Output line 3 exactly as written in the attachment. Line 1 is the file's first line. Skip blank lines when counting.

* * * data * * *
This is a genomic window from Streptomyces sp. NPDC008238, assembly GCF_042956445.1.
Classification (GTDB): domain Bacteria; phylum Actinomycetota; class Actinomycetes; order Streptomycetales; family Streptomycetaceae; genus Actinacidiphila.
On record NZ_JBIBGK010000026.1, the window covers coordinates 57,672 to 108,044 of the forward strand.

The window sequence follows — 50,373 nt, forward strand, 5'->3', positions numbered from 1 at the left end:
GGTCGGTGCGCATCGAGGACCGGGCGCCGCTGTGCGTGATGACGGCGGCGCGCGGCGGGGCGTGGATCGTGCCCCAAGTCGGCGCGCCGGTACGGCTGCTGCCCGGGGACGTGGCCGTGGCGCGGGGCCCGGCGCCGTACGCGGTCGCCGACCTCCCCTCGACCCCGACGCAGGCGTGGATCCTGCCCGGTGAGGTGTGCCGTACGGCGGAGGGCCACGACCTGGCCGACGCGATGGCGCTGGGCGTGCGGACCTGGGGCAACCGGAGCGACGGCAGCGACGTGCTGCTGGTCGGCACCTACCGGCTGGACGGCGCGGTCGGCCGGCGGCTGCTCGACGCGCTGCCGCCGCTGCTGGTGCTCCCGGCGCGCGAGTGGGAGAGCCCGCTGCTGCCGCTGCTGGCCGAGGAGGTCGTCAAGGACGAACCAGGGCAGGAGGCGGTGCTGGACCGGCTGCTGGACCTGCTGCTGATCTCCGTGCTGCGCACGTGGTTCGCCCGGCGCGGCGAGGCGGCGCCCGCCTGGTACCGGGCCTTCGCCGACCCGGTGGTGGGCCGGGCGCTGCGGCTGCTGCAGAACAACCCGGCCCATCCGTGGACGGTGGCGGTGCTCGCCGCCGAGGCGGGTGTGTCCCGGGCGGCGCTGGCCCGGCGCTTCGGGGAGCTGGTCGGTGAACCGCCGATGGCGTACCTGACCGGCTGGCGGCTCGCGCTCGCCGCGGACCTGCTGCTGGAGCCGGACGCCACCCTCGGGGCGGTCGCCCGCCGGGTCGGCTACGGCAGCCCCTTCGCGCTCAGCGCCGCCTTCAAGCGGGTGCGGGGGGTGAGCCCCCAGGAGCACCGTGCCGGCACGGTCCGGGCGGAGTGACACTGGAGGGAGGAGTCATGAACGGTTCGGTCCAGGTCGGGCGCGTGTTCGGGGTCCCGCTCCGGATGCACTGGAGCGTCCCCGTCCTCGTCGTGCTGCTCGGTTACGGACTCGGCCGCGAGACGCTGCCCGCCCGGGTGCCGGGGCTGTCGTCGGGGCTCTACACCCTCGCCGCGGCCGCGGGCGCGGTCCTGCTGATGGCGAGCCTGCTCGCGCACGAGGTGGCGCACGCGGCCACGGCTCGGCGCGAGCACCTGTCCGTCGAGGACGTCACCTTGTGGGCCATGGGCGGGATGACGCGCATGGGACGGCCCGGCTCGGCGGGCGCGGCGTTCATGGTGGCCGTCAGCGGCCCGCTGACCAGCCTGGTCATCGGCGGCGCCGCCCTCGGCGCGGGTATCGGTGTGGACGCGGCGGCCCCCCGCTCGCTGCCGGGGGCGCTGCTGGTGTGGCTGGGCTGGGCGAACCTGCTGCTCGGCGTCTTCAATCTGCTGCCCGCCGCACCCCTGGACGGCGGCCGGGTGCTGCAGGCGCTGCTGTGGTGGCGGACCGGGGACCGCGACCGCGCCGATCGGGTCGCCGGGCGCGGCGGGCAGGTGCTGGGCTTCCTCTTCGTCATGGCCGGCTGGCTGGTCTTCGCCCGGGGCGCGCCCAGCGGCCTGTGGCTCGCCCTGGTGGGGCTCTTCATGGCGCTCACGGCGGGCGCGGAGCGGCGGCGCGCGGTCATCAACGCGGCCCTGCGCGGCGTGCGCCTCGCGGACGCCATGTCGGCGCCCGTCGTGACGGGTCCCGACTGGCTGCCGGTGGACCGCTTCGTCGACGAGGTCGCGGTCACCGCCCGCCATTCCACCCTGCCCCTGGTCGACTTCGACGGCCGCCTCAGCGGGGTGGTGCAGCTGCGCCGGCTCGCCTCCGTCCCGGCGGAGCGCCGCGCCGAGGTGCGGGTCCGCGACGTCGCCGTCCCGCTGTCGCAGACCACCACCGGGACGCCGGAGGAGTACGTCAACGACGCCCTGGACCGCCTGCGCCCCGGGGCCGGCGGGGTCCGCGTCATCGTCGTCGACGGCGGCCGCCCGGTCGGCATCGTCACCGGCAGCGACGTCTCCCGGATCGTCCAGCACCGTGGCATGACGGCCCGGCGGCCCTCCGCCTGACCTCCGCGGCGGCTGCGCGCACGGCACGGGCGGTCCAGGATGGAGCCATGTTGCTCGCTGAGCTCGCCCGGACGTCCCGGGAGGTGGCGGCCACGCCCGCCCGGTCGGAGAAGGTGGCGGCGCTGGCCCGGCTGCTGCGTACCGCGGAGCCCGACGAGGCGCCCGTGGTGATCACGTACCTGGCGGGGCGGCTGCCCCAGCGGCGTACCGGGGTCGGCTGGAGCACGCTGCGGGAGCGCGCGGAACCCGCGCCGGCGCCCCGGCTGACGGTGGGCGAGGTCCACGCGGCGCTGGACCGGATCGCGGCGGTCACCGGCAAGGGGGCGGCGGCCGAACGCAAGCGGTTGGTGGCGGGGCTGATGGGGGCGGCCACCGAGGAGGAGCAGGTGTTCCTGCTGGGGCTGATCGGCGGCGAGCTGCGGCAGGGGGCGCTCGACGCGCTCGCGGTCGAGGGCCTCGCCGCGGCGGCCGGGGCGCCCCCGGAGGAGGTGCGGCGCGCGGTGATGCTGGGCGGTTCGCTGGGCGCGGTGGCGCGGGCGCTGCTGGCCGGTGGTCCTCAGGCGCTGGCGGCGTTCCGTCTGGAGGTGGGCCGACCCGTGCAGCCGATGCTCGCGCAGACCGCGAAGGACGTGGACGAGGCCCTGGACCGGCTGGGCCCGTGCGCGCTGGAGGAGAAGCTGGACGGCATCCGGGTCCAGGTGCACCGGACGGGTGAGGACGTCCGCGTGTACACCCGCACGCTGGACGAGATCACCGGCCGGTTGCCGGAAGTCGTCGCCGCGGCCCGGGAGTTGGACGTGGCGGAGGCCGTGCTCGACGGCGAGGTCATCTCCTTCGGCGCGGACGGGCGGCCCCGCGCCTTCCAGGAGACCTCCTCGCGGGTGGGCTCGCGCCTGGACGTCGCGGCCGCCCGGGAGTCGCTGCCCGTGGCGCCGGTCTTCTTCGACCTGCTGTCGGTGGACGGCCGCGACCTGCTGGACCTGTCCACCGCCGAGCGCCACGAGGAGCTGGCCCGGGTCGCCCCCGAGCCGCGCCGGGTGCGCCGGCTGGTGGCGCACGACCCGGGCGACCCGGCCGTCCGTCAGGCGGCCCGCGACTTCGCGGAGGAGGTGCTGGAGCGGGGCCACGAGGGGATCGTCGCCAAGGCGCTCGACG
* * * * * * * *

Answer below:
On record NZ_JBIBGK010000026.1, the window covers coordinates 57,672 to 108,044 of the forward strand.